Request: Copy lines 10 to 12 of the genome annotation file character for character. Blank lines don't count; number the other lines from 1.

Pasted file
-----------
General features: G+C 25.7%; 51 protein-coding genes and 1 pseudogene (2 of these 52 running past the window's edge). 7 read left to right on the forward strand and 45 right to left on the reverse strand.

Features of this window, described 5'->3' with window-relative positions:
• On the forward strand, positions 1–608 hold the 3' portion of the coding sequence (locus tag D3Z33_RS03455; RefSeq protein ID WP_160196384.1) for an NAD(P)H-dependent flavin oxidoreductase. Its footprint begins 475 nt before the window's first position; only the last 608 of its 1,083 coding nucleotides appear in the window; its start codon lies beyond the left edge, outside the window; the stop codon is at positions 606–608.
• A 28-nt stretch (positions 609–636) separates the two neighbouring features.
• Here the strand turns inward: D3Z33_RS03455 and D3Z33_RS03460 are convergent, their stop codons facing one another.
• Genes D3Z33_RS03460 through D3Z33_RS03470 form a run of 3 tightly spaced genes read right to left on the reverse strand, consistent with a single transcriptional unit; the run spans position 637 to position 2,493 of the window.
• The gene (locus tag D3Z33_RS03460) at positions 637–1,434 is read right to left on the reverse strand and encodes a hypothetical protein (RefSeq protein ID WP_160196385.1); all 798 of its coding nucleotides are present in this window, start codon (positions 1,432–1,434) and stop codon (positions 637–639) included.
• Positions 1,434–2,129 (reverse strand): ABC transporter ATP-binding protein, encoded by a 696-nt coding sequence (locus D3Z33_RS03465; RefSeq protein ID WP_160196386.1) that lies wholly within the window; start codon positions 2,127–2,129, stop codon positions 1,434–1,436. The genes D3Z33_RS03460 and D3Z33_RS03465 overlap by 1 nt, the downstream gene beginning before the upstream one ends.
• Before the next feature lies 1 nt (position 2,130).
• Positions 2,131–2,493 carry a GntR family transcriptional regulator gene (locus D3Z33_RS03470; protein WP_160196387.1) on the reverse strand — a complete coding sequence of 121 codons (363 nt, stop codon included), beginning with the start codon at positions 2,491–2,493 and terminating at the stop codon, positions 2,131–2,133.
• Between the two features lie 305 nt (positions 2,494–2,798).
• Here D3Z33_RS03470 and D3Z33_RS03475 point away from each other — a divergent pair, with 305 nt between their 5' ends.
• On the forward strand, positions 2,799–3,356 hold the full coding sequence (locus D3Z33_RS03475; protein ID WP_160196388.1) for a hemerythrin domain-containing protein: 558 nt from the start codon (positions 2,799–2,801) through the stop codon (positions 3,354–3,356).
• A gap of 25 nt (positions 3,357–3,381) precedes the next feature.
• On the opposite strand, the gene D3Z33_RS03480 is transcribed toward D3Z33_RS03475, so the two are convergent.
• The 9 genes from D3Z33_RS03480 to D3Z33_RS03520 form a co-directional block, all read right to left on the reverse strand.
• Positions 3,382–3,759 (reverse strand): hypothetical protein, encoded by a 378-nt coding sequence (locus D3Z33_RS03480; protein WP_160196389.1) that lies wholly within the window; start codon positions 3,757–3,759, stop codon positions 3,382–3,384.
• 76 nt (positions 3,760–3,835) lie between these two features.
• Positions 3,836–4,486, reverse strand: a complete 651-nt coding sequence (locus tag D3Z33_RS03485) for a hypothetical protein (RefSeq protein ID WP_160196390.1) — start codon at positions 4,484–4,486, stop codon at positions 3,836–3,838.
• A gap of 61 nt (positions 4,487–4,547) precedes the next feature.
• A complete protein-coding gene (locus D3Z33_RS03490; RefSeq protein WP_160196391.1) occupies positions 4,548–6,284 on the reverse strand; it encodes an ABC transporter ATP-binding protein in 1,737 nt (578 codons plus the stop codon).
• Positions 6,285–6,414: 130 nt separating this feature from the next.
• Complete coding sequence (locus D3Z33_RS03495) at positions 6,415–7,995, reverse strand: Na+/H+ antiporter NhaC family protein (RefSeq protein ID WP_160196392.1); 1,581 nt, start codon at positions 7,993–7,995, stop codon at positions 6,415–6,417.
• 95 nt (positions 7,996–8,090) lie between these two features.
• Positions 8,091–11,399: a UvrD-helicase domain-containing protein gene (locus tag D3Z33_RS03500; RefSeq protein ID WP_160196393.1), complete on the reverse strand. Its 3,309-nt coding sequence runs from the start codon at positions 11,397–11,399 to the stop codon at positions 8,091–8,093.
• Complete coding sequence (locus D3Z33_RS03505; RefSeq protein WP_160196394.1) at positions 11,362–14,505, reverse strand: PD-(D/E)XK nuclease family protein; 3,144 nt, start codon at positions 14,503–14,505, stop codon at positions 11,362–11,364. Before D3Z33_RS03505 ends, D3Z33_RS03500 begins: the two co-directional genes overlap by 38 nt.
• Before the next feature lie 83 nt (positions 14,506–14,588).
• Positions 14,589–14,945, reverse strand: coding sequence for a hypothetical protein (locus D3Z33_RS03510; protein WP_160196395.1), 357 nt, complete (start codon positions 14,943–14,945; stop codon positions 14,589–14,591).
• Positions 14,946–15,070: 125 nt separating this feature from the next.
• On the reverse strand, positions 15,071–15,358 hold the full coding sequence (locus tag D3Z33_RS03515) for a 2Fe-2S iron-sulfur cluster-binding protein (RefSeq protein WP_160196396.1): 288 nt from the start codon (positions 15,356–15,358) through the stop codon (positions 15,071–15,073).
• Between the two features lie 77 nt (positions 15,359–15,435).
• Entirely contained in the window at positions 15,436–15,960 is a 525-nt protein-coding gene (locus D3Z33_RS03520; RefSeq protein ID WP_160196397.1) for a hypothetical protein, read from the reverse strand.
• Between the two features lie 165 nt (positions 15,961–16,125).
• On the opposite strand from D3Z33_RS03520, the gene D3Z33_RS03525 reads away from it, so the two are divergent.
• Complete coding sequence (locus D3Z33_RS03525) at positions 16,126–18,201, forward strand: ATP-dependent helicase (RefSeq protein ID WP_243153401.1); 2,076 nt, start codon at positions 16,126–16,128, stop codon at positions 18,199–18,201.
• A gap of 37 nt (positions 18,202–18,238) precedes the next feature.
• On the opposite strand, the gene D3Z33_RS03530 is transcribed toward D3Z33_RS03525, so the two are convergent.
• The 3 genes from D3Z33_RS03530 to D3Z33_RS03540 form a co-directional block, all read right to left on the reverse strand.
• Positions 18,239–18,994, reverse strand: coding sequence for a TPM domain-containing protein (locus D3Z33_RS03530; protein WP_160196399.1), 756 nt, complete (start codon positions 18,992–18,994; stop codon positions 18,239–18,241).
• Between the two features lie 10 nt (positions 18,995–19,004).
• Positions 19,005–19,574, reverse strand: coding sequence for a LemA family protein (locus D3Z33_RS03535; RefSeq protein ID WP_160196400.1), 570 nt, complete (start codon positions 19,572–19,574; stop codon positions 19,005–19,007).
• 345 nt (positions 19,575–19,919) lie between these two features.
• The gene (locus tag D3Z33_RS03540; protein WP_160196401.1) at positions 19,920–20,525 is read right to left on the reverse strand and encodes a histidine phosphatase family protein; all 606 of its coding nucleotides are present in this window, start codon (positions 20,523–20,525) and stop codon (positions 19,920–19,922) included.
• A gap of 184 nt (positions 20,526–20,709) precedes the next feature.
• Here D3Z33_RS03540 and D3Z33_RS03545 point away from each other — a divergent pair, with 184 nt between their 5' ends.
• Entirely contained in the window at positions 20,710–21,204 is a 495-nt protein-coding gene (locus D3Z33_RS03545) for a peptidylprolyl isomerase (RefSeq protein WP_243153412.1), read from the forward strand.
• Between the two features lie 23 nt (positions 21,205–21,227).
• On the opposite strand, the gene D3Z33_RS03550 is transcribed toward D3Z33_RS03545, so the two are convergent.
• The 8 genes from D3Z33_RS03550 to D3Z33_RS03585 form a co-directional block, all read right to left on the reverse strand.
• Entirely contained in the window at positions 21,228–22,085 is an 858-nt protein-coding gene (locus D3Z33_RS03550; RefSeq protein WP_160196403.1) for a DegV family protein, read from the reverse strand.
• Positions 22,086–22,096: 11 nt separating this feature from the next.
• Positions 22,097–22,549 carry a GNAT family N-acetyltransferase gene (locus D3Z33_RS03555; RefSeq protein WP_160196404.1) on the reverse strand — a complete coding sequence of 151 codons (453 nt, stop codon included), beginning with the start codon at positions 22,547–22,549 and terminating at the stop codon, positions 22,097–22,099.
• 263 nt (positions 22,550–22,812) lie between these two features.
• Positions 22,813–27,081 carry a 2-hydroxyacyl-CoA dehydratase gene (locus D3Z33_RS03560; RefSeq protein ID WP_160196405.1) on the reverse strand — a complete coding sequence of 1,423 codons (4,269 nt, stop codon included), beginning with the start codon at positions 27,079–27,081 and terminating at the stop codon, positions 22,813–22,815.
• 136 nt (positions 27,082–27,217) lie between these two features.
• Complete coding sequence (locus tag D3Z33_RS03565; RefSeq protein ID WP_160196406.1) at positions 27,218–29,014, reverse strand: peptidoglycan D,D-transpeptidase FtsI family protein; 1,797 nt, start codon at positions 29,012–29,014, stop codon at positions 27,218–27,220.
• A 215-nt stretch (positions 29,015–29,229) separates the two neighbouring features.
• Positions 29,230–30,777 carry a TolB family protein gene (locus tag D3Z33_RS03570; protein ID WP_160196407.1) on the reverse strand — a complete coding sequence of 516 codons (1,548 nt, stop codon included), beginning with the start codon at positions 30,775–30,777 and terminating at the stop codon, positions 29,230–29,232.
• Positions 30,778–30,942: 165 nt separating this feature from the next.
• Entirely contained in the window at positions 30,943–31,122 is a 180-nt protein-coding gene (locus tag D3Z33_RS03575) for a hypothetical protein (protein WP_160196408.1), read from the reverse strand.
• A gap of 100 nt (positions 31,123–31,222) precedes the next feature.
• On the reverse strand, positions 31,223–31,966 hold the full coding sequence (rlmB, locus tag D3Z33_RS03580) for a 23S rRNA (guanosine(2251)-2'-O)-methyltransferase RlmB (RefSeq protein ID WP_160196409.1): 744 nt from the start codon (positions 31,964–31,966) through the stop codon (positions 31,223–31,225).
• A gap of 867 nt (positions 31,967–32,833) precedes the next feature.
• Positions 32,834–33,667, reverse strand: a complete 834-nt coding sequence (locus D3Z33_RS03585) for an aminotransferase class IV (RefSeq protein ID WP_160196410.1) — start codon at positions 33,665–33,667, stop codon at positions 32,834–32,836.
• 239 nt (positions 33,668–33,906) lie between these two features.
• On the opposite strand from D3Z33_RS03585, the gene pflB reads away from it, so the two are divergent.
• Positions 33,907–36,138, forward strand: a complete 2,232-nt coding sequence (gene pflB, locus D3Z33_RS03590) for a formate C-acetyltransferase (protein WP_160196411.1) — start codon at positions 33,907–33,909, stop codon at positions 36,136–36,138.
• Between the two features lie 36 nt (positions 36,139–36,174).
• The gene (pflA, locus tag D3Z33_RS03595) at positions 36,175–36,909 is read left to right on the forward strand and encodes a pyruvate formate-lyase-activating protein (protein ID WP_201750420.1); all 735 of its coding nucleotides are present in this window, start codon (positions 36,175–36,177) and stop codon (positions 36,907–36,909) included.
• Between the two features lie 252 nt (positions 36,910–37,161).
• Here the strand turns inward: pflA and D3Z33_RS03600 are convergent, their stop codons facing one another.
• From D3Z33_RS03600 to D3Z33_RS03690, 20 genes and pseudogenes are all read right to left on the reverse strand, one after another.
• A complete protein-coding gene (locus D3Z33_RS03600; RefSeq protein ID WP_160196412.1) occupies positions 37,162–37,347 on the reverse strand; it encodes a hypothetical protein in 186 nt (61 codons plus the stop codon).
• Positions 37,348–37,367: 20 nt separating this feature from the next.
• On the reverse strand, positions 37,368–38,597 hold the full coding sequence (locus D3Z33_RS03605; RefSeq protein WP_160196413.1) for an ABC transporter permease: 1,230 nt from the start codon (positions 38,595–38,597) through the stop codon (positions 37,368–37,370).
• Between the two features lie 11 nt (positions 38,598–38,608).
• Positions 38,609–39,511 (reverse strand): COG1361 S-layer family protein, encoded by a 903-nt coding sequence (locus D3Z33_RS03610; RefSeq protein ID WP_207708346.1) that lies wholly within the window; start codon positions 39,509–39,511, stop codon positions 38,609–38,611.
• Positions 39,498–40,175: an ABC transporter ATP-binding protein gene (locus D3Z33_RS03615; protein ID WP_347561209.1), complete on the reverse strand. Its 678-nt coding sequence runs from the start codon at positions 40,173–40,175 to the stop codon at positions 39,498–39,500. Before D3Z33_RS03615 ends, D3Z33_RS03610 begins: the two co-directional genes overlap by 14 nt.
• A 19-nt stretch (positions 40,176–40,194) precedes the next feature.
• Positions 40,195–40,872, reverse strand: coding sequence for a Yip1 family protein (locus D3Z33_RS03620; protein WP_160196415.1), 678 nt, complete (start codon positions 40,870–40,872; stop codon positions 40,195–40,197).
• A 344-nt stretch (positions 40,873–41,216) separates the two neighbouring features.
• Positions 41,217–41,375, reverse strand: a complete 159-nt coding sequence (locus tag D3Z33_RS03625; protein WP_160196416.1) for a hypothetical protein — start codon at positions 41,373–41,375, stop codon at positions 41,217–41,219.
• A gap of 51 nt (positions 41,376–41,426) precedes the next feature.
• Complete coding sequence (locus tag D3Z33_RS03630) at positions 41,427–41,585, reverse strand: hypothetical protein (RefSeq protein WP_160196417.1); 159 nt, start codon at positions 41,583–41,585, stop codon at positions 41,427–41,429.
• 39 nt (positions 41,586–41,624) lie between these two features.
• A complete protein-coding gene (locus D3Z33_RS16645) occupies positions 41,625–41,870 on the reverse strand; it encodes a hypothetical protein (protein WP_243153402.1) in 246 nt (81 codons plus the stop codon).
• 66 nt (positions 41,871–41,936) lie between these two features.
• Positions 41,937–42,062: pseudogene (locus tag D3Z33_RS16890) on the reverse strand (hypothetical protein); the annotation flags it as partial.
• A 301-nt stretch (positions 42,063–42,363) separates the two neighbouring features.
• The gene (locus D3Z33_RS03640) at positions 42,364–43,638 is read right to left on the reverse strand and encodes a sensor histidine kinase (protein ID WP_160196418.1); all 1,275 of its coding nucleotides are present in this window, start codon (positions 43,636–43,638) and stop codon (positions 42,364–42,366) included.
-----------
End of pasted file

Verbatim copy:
• Positions 2,131–2,493 carry a GntR family transcriptional regulator gene (locus D3Z33_RS03470; protein WP_160196387.1) on the reverse strand — a complete coding sequence of 121 codons (363 nt, stop codon included), beginning with the start codon at positions 2,491–2,493 and terminating at the stop codon, positions 2,131–2,133.
• Between the two features lie 305 nt (positions 2,494–2,798).
• Here D3Z33_RS03470 and D3Z33_RS03475 point away from each other — a divergent pair, with 305 nt between their 5' ends.